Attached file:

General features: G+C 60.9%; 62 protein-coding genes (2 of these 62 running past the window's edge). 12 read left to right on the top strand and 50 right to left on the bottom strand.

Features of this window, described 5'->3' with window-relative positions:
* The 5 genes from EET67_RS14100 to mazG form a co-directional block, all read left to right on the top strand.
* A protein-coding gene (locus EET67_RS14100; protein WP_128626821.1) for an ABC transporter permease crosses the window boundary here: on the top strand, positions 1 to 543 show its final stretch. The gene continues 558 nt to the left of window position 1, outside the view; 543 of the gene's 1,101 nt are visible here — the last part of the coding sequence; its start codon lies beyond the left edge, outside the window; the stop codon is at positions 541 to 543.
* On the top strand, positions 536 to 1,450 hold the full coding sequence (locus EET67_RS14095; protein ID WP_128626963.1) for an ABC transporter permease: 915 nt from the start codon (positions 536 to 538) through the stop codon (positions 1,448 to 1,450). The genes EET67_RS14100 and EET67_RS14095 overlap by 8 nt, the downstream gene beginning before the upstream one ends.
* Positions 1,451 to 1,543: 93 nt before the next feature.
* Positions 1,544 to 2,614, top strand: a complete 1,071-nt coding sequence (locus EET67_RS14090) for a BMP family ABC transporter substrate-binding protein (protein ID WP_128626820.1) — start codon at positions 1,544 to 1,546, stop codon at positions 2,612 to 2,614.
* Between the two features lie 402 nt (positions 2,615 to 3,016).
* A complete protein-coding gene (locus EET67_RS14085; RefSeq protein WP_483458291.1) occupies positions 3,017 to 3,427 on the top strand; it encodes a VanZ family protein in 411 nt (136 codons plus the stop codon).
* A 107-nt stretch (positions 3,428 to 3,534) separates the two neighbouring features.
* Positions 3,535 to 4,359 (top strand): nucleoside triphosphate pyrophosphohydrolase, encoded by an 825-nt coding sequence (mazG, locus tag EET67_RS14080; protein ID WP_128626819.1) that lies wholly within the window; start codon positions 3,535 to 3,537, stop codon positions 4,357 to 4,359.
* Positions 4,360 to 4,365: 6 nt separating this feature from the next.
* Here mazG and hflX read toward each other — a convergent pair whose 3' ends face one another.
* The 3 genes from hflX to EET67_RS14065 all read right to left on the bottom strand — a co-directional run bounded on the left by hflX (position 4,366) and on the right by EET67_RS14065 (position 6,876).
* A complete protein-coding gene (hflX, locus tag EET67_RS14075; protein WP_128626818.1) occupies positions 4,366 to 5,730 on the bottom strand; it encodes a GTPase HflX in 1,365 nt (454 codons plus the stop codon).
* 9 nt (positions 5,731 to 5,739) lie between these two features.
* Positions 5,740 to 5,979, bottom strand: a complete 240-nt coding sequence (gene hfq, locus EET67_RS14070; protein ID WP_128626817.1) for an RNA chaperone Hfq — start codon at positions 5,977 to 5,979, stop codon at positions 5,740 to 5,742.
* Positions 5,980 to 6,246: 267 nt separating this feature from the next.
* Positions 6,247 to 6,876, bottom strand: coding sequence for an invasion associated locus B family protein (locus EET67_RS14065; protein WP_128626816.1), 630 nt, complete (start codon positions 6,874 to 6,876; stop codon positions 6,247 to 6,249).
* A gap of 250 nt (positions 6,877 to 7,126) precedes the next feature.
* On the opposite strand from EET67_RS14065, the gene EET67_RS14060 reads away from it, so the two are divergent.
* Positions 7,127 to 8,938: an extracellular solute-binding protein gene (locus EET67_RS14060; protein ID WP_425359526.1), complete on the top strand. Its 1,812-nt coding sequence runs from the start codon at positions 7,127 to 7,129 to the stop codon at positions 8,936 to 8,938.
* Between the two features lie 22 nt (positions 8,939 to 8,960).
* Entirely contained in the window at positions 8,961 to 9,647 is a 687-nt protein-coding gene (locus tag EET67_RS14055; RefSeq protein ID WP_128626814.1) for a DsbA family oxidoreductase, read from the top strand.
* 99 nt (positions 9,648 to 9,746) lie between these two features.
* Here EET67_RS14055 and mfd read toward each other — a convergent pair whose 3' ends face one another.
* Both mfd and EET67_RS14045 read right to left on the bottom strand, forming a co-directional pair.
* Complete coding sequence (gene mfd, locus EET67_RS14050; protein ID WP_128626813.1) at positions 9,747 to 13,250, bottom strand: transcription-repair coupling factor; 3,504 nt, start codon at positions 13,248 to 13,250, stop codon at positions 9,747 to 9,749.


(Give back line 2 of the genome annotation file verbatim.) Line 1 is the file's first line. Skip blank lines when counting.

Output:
Features of this window, described 5'->3' with window-relative positions: